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Testing in TESOL Part 1: A Taxonomy of Tests

Testing in TESOL Part 1:

This post is the first part of a five part series on testing in the field of TESOL. There is too much information about TESOL testing for one blog post, and I have never been one to cram.

In the first two parts, I want to focus on the types of tests you will encounter. You may be familiar with many, but perhaps you don’t know what they’re called. Part 1 will focus on tests most relevant to school administrators.

Placement, Progress & Proficiency

The three P’s of TESOL testing serve three unique purposes.

A placement test helps teachers determine the correct course for the student. Typically, if the various courses have pre-determined syllabi, the content of the test is based heavily on the content of the courses.

A progress test is given during and after the course and is used to assess what the student has or hasn’t learned. Again, base the test on content covered in the course if you wish this test to be a valid measure of progress.

A proficiency test assesses the learner’s language skills either generally or in a given context. It differs from the previous two test types because it doesn’t need to be based on specific curriculum. When proficiency tests rate each skill separately, rather than holistically, it is considered a diagnostic test.

Norm & Criterion Testing

A norm-referenced test compares students’ scores to each other in order to determine a percentile, or the percentage of test-takers that a given student outperforms. Criterion-referenced tests do not use this scoring technique. Instead, an individual student is assessed on whether or not they are able to meet the criteria on a test. There is no comparison–no percentile.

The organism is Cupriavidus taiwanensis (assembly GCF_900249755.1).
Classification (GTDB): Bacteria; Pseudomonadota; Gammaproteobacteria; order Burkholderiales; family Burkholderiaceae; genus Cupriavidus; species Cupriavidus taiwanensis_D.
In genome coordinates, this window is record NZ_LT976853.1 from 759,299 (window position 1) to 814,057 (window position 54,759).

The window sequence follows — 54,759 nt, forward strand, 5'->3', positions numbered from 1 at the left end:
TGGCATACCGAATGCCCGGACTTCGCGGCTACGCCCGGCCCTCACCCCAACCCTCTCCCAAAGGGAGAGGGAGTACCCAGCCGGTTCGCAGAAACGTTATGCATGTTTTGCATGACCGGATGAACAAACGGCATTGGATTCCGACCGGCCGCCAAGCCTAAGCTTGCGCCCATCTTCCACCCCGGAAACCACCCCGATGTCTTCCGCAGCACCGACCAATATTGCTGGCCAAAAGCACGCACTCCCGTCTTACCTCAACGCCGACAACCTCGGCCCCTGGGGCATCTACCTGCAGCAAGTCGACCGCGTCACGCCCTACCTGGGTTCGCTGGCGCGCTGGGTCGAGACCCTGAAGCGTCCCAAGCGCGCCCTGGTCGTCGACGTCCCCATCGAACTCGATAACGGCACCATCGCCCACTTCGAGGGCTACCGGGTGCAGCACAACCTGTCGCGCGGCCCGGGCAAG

You’ll likely encounter norm referencing when a large number of students are looking to enter a program with a limited number of spaces. The program may only take those in the 90th percentile, meaning they scored higher than 90% of those who took the test. Even though those in the 89th percentile scored high enough to meet the general requirement they will not be permitted to enter. It also means that someone who may have performed poorly will still be allowed entrance if others did not fare well either.

Norm referencing is also used in large scale commercial testing to determine language proficiency compared to local, state and national scores. In these cases, a student’s score will not be compared to the other students taking the test that day, but rather against a norming group.

Language Dominance Test

This one actually sounds like fun to me, but sadly I’m not in a position to take it. This assessment is usually given to bilingual speakers in order to determine which language is their primary language. By assessing the strengths and weaknesses in both languages, schools, specifically those that have dual language enrichment programs, can better plan curriculum by targeting skills in both languages. Language dominance is not always black and white since a bilingual speaker may be better at small talk in Spanish, but better at essay writing in English.

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